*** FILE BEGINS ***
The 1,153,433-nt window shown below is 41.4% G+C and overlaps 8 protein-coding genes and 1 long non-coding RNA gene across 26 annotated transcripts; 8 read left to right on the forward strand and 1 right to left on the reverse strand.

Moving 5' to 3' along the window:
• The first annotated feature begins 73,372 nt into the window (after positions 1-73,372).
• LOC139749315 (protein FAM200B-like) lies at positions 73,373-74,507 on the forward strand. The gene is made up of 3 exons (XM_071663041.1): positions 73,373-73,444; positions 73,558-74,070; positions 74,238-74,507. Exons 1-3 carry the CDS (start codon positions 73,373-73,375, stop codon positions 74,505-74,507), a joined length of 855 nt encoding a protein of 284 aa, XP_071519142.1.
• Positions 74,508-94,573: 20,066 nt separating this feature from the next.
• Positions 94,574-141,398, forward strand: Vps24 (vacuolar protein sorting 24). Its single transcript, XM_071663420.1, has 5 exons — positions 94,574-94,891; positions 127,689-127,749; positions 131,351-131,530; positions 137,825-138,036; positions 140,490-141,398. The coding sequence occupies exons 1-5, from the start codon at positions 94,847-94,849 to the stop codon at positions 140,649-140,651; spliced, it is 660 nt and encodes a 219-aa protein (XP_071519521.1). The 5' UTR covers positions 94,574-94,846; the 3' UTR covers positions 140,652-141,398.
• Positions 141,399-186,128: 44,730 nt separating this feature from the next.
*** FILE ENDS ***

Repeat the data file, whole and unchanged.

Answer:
The 1,153,433-nt window shown below is 41.4% G+C and overlaps 8 protein-coding genes and 1 long non-coding RNA gene across 26 annotated transcripts; 8 read left to right on the forward strand and 1 right to left on the reverse strand.

Moving 5' to 3' along the window:
• The first annotated feature begins 73,372 nt into the window (after positions 1-73,372).
• LOC139749315 (protein FAM200B-like) lies at positions 73,373-74,507 on the forward strand. The gene is made up of 3 exons (XM_071663041.1): positions 73,373-73,444; positions 73,558-74,070; positions 74,238-74,507. Exons 1-3 carry the CDS (start codon positions 73,373-73,375, stop codon positions 74,505-74,507), a joined length of 855 nt encoding a protein of 284 aa, XP_071519142.1.
• Positions 74,508-94,573: 20,066 nt separating this feature from the next.
• Positions 94,574-141,398, forward strand: Vps24 (vacuolar protein sorting 24). Its single transcript, XM_071663420.1, has 5 exons — positions 94,574-94,891; positions 127,689-127,749; positions 131,351-131,530; positions 137,825-138,036; positions 140,490-141,398. The coding sequence occupies exons 1-5, from the start codon at positions 94,847-94,849 to the stop codon at positions 140,649-140,651; spliced, it is 660 nt and encodes a 219-aa protein (XP_071519521.1). The 5' UTR covers positions 94,574-94,846; the 3' UTR covers positions 140,652-141,398.
• Positions 141,399-186,128: 44,730 nt separating this feature from the next.